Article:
Published On: Fri, Mar 18th, 2016

Hubble Space Telescope Unveils 9 New Monster Stars

The image shows the central region of the Tarantula Nebula in the Large Magellanic Cloud. The young and dense star cluster R136 can be seen at the lower right of the image. This cluster contains hundreds of young blue stars,


An international team of scientists using using the unique ultraviolet capabilities of the Hubble Space Telescope, has identified nine monster stars with masses over 100 times the mass of the sun in the star cluster R136.

R136 is only a few light-years across and is located in the Tarantula Nebula within the Large Magellanic Cloud, about 170, 000 light-years away.

The young cluster hosts many extremely massive, hot and luminous stars whose energy is mostly radiated in the ultraviolet, NASA said in its report on Wednesday.

Apart from being extremely massive, the detected stars are also extremely bright. Together these nine stars outshine the Sun by a factor of 30 million.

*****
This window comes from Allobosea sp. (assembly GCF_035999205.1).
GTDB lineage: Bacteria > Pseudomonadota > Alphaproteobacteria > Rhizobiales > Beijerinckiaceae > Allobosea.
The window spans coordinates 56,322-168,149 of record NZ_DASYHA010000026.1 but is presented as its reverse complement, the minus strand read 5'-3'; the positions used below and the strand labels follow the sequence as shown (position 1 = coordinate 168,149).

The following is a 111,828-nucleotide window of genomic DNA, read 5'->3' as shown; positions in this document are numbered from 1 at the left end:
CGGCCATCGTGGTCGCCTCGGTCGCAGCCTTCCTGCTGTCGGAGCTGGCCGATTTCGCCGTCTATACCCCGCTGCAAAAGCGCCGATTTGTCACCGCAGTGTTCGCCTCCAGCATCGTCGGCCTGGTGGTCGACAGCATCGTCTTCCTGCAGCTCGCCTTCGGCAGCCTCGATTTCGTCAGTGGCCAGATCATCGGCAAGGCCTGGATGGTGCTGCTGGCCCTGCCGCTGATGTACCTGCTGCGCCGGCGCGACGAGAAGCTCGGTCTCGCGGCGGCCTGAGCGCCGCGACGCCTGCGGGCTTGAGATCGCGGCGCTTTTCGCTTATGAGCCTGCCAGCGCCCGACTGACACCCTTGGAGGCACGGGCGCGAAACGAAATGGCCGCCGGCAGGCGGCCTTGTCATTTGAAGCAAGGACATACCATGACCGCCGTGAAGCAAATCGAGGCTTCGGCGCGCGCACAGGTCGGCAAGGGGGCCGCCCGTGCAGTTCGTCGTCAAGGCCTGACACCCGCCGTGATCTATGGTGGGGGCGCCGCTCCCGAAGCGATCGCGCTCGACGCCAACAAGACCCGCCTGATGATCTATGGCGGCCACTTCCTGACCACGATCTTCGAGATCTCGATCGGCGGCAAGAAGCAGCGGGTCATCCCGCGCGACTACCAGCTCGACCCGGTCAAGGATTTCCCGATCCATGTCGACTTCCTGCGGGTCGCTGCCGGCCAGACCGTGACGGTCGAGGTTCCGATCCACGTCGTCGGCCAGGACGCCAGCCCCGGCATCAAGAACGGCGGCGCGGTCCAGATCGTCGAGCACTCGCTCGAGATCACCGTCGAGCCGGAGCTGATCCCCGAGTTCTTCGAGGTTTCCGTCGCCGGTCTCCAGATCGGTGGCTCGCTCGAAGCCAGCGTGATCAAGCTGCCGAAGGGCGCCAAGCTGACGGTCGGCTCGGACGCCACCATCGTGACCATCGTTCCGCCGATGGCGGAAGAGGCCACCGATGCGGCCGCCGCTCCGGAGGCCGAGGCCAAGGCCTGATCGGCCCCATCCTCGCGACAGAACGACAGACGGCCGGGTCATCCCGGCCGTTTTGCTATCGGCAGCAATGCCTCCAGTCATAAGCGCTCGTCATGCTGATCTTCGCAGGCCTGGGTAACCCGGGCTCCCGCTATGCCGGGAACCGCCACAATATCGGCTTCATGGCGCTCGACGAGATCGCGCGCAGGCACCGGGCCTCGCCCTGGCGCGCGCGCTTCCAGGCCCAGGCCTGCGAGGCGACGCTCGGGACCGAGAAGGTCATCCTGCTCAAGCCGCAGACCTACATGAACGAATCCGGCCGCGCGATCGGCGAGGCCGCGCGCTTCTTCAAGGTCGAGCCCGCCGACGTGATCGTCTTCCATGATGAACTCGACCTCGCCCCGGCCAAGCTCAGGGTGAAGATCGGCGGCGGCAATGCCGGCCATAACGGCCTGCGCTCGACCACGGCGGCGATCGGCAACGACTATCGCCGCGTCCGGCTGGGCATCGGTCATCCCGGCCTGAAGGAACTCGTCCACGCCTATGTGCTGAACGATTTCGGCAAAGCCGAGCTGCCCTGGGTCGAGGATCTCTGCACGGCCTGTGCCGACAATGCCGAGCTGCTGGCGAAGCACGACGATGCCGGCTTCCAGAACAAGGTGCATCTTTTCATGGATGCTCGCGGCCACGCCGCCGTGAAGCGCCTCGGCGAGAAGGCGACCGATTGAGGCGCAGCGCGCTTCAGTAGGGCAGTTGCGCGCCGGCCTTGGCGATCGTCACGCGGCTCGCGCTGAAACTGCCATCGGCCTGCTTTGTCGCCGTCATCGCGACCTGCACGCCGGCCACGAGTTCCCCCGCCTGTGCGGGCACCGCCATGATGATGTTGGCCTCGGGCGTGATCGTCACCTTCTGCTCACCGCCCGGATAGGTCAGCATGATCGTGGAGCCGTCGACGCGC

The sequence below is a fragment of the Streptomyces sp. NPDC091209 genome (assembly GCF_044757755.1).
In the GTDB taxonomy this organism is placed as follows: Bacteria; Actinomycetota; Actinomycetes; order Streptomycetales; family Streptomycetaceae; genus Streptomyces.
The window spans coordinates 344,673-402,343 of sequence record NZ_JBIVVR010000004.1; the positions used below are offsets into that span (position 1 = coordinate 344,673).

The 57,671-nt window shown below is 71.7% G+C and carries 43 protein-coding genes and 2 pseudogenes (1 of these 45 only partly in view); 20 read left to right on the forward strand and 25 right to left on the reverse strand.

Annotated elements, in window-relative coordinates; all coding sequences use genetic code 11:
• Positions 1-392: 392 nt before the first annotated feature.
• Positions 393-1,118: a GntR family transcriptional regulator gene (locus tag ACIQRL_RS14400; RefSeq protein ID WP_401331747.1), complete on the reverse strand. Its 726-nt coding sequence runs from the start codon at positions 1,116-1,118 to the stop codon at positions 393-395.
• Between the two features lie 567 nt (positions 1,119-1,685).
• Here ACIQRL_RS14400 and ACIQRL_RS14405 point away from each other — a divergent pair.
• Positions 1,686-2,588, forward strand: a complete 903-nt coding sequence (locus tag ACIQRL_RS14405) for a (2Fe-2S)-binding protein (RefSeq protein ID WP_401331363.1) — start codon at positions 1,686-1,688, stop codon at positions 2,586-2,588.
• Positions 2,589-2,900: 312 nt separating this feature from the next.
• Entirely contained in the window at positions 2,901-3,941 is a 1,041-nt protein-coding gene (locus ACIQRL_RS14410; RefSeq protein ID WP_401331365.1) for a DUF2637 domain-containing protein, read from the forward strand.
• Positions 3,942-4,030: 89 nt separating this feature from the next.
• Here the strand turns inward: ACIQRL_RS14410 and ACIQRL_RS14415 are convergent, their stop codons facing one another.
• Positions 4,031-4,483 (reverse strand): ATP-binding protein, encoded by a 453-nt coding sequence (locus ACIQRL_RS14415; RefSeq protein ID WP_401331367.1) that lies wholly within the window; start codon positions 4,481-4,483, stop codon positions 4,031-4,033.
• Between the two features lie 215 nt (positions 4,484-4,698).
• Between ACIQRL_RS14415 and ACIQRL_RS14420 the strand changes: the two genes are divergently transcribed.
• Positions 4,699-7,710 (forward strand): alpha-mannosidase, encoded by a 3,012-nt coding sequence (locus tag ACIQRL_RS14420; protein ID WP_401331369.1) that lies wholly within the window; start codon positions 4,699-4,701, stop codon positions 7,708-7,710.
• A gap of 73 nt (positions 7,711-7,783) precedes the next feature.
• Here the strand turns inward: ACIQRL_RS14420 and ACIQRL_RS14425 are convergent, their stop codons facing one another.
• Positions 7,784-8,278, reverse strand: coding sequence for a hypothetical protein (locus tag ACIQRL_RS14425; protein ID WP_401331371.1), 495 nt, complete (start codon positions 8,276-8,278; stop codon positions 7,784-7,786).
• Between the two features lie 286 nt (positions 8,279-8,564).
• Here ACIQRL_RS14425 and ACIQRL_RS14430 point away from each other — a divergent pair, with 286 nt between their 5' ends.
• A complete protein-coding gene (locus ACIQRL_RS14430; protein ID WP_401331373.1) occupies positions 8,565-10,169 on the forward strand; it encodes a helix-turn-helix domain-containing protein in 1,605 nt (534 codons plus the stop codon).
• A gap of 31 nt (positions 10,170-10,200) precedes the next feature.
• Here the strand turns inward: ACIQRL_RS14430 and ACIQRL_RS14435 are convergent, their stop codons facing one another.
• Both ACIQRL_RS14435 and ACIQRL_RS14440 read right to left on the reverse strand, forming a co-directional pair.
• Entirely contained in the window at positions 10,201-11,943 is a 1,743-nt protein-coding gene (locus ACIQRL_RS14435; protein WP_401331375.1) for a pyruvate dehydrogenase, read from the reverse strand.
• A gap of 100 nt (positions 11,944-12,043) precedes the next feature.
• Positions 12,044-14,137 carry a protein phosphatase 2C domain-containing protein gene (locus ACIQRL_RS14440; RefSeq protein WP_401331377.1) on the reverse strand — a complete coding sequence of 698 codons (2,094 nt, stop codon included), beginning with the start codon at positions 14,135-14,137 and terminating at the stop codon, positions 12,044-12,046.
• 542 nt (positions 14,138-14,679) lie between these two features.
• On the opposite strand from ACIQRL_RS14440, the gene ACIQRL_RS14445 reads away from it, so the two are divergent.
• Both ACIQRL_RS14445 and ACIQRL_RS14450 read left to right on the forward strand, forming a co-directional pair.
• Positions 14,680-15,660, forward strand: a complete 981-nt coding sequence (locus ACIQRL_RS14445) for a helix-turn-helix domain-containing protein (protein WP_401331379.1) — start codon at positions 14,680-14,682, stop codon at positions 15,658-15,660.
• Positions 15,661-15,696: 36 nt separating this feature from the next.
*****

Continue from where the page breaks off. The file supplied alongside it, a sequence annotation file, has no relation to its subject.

The scientists also investigated the outflows of these nine starts and reported that they eject up to an Earth mass of material per month at a speed approaching one percent of the speed of light, resulting in extreme weight loss throughout their brief lives.

Hubble Unveils Nine New Monster Stars”The ability to distinguish ultraviolet light from such an exceptionally crowded region into its component parts, resolving the signatures of individual stars, was only made possible with the instruments aboard Hubble, ” said Paul Crowther, lead author of the study.

In 2010 Crowther and his team showed the existence of four stars within R136, each with over 150 times the mass of the Sun. Now, this new census has shown that there are five more stars with more than 100 solar masses in R136.

“There have been suggestions that these monsters result from the merger of less extreme stars in close binary systems, ” Saida Caballero-Nieves, a co-author of the study, explained.

This makes it the largest sample of very massive stars identified to date, however, the origin of the stars remains unclear.

“From what we know about the frequency of massive mergers, this scenario can’t account for all the really massive stars that we see in R136, so it would appear that such stars can originate from the star formation process, ” Caballero-Nieves added.

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